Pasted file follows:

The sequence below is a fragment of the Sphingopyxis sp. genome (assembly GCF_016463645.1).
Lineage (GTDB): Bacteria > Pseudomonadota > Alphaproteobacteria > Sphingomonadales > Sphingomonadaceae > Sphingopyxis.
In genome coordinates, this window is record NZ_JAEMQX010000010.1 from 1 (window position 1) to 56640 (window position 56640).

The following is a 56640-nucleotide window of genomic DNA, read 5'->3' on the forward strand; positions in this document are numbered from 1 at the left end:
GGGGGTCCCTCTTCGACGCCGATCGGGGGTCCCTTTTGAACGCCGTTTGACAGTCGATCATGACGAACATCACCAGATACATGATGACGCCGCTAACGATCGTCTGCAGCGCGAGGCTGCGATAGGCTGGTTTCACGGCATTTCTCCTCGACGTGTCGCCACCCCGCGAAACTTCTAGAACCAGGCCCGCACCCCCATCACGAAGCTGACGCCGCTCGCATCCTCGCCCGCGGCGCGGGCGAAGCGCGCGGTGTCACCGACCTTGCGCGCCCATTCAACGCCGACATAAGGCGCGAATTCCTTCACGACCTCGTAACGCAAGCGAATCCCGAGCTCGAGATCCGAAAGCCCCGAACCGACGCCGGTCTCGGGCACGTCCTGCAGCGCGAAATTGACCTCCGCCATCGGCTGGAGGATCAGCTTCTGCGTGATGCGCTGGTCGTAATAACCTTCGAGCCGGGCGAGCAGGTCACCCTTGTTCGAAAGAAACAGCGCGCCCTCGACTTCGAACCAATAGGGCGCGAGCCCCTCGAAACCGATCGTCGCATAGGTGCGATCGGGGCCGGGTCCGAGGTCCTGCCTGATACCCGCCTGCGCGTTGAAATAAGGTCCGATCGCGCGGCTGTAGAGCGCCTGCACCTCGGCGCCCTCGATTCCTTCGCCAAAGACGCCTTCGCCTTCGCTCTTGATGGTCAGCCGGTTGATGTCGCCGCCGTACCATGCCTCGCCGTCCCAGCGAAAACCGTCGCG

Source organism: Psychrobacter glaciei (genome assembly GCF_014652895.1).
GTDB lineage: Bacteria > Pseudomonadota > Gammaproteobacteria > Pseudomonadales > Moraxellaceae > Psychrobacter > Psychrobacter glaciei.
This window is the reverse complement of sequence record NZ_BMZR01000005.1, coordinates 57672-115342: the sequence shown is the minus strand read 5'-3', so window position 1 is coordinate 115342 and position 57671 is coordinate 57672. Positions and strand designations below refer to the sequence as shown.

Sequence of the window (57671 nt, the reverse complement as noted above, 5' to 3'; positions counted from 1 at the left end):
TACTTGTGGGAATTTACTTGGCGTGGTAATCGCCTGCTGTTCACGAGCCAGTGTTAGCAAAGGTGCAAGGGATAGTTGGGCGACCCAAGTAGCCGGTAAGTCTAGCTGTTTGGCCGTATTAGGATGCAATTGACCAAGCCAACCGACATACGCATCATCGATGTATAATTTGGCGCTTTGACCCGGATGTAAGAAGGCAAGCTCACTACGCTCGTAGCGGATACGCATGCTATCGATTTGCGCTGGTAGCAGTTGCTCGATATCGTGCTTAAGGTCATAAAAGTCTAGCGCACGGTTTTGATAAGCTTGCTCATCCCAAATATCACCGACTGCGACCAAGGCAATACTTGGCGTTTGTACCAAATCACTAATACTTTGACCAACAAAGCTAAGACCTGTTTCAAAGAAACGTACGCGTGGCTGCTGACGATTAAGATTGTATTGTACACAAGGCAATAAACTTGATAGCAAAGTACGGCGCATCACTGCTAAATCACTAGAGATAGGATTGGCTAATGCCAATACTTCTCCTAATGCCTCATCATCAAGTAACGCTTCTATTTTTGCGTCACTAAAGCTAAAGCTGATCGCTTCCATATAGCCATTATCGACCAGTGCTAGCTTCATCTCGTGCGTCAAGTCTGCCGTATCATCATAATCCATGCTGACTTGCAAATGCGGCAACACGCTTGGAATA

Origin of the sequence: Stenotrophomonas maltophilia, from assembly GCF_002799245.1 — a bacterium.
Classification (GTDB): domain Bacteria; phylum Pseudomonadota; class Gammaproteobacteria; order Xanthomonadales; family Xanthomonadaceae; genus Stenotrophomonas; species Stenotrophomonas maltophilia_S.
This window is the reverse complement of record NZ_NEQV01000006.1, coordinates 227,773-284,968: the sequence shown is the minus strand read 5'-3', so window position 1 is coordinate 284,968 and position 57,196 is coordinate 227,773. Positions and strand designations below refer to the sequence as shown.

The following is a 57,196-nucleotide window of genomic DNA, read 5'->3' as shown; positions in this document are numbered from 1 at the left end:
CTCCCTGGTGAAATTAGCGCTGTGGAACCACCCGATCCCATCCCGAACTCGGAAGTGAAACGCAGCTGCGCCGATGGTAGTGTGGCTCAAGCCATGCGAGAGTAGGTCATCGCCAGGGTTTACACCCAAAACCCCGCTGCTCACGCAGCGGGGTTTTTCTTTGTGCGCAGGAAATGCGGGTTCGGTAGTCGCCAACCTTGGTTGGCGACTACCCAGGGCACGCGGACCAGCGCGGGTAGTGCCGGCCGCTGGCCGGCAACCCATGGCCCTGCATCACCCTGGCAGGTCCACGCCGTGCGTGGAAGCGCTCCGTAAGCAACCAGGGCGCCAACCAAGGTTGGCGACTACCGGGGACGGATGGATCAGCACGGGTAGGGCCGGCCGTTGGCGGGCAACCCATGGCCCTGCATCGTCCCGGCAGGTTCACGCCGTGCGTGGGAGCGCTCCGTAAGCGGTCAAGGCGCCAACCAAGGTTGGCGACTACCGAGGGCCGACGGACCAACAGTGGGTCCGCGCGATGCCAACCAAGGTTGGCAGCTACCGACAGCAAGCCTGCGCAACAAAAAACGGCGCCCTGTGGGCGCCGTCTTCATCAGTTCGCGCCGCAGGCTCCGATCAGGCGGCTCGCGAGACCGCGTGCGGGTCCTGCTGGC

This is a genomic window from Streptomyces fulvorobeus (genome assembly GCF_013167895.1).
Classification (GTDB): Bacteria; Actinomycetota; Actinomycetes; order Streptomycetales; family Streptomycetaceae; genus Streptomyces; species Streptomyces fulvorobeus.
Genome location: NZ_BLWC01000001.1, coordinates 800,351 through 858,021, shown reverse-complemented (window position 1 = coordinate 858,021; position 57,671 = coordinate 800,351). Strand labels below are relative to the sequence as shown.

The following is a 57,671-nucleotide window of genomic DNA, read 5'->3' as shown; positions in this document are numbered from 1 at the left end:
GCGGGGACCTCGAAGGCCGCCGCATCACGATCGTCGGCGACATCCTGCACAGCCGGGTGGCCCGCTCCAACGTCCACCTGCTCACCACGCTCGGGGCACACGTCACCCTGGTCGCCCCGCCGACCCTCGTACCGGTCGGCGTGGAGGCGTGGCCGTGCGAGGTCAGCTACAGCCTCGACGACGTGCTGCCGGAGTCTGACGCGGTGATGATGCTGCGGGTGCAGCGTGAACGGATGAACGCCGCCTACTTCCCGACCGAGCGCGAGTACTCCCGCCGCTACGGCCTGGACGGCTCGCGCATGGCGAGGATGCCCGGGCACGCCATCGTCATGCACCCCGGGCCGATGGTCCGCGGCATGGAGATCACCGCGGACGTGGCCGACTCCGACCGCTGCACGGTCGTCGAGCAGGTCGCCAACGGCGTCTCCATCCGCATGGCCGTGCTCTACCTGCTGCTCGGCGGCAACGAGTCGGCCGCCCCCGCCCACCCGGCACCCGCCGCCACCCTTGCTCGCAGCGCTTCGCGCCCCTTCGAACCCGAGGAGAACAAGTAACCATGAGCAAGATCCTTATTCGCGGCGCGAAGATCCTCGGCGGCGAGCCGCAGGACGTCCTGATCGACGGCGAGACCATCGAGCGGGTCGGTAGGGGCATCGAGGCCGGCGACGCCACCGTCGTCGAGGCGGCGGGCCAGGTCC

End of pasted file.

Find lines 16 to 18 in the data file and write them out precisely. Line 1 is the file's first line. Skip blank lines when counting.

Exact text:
This is a genomic window from Streptomyces fulvorobeus (genome assembly GCF_013167895.1).
Classification (GTDB): Bacteria; Actinomycetota; Actinomycetes; order Streptomycetales; family Streptomycetaceae; genus Streptomyces; species Streptomyces fulvorobeus.
Genome location: NZ_BLWC01000001.1, coordinates 800,351 through 858,021, shown reverse-complemented (window position 1 = coordinate 858,021; position 57,671 = coordinate 800,351). Strand labels below are relative to the sequence as shown.